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Revista de Biología Tropical

On-line version ISSN 0034-7744Print version ISSN 0034-7744


GARCIA-NAVARRETE, Patricia-G.; SORIA-ORTIZ, Gerardo-J.  and  GONZALEZ-SALAZAR, Constantino. Potential parasite-host interactions between Dendroctonus (Coleoptera: Scolytidae) beetle and Pinus (Pinaceae) in Mexico. Rev. biol. trop [online]. 2021, vol.69, n.3, pp.1004-1022. ISSN 0034-7744.


The parasite-host relationship between bark beetles of the genus Dendroctonus and species of the genus Pinus has been recognized as important threat to coniferous forests because it can cause high tree mortality and therefore a loss of forests.


We aimed to identify the potential unknown parasite-host relationships among bark beetles and pine trees species, as well as the contribution of environmental conditions as driver of these ecological interactions.


We carried out ecological niche models and ecological network analysis using the spatial datamining platform SPECIES ( Our study included seven species of bark beetles, 52 species of the genus Pinus, and 19 bioclimatic variables from Worldclim dataset.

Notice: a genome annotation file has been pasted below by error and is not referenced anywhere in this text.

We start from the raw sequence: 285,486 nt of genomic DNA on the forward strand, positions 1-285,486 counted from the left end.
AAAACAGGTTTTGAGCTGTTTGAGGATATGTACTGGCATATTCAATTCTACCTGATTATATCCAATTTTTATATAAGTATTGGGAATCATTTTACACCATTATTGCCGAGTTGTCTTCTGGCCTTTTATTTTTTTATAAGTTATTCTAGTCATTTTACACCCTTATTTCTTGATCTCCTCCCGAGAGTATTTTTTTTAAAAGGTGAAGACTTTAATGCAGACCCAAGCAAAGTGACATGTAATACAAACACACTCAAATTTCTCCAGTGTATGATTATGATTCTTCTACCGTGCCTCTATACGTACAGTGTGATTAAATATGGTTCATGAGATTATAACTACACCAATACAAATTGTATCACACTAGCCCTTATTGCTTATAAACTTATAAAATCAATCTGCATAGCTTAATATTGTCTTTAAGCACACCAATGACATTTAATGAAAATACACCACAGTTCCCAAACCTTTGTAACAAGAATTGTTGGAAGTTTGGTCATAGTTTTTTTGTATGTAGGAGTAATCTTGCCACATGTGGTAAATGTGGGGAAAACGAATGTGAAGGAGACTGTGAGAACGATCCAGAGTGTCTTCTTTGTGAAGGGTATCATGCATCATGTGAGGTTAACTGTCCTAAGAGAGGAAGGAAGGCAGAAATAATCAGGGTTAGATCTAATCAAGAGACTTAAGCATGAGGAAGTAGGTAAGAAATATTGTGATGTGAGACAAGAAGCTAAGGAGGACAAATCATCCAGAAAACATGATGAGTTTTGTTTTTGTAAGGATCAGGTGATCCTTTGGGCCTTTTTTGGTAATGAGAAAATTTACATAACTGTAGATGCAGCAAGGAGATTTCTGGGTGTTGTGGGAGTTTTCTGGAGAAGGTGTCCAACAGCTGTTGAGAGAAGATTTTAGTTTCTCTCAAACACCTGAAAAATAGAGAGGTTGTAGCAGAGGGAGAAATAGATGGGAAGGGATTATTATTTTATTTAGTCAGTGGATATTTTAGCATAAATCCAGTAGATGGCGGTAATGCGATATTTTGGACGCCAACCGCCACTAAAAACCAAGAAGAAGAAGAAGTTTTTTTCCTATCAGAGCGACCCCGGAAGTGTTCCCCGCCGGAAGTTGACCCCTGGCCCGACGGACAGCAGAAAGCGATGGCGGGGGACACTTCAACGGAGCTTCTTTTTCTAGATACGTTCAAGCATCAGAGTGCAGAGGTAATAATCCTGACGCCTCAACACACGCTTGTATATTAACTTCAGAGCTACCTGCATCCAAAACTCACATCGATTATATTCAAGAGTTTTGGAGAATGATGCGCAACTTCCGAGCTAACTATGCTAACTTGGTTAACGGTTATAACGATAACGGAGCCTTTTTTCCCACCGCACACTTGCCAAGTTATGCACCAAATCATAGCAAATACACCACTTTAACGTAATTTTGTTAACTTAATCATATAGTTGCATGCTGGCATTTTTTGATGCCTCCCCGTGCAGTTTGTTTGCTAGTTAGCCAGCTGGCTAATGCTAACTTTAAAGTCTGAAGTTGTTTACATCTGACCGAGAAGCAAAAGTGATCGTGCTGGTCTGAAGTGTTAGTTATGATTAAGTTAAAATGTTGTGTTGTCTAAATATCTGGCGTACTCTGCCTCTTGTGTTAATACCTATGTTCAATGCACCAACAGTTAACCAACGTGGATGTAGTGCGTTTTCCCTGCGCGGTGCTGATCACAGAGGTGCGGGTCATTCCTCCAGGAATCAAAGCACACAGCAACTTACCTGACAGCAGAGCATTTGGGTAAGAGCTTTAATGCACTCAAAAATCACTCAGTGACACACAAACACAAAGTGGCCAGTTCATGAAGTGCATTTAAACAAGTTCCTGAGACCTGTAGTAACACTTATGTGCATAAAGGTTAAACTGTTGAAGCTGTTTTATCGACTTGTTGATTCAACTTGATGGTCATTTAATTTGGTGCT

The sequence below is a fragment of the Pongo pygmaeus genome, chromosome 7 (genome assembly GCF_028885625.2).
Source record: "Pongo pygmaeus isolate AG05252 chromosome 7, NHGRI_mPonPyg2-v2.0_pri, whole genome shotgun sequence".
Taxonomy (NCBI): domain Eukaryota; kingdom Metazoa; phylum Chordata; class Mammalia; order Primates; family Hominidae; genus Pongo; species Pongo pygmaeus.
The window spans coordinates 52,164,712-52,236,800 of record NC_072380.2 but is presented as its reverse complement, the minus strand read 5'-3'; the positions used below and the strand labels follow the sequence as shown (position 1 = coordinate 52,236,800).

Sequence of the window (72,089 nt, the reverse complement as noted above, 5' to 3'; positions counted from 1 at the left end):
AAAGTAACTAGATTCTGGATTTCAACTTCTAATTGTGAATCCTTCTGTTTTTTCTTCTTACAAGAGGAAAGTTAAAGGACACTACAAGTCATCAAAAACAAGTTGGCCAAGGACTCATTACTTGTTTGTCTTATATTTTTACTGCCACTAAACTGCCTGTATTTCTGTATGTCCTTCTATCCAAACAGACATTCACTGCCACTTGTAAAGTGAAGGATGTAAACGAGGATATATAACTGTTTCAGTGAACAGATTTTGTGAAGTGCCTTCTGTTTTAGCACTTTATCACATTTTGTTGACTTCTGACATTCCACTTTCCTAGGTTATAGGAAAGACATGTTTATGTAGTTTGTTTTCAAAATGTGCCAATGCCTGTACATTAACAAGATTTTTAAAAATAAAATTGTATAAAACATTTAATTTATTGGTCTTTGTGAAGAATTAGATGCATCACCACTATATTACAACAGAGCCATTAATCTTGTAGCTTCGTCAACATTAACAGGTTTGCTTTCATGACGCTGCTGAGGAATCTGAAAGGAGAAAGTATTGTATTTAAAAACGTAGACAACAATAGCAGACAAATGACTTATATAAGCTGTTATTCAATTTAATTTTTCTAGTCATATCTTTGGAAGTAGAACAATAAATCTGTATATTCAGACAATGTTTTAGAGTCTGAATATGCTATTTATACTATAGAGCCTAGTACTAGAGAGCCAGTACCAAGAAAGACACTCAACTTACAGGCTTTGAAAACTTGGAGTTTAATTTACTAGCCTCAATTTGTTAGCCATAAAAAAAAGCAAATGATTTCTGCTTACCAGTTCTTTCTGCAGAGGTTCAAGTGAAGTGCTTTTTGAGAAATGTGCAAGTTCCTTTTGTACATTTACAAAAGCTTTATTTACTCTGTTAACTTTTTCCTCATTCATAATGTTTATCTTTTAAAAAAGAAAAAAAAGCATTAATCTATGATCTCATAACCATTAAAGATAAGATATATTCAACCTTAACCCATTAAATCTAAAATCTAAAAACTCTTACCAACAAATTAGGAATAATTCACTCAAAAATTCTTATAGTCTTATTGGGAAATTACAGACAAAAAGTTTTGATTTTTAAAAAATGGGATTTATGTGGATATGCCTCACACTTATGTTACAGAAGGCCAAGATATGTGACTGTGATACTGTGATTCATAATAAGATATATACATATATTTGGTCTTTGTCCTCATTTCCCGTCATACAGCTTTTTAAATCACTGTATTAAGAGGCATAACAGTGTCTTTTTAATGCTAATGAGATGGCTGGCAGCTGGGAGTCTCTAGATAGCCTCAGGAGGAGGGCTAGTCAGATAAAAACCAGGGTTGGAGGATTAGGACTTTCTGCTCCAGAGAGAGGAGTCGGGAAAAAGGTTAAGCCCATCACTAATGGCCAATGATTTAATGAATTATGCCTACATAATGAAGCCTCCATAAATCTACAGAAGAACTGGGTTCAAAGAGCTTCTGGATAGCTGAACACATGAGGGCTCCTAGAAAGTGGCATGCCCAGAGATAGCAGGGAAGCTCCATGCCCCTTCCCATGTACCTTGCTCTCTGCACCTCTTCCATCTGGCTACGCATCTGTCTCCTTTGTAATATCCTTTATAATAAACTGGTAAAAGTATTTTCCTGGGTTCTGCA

We identified 140 potential interactions between Dendroctonus and Pinus species, of which 42 % have not been previously registered. Complex inference network analysis allowed us to characterize ecological parasite-host interactions in generalists and specialists. Regarding the ecological niche analysis, we determined potential bark beetle distributions by combining Pinus species ranges and climatic variables as predictors. We noted that climatic variables contributed negatively to Dendroctonus distribution for the most species, i.e. these abiotic variables are restrictive in almost the entire distribution of the beetles; conversely, biotic variables (i.e. Pinus species) were positive and informative on the most of species ranges.


Coexistence patterns of bark beetles and Pinus provide us information on the interactions that are able to establish among these species and that until now can be unknown. In addition, integrating biotic (hosts) and abiotic (climate) factors, allows us to obtain geographic distribution models that characterize the regions with favorable conditions for the presence of bark beetles, as well as the host species with which they could be interacting in those regions. Considering the phytosanitary risk due to bark beetles, our results provide geographic and ecological scenarios where bark beetles infestations may occur, as well as the possible emergence of new parasite-host interactions. These models can be a tool to address future fieldwork efforts to validate and complement our results.

Keywords : infestations; data mining; forest health; insects; conifers..

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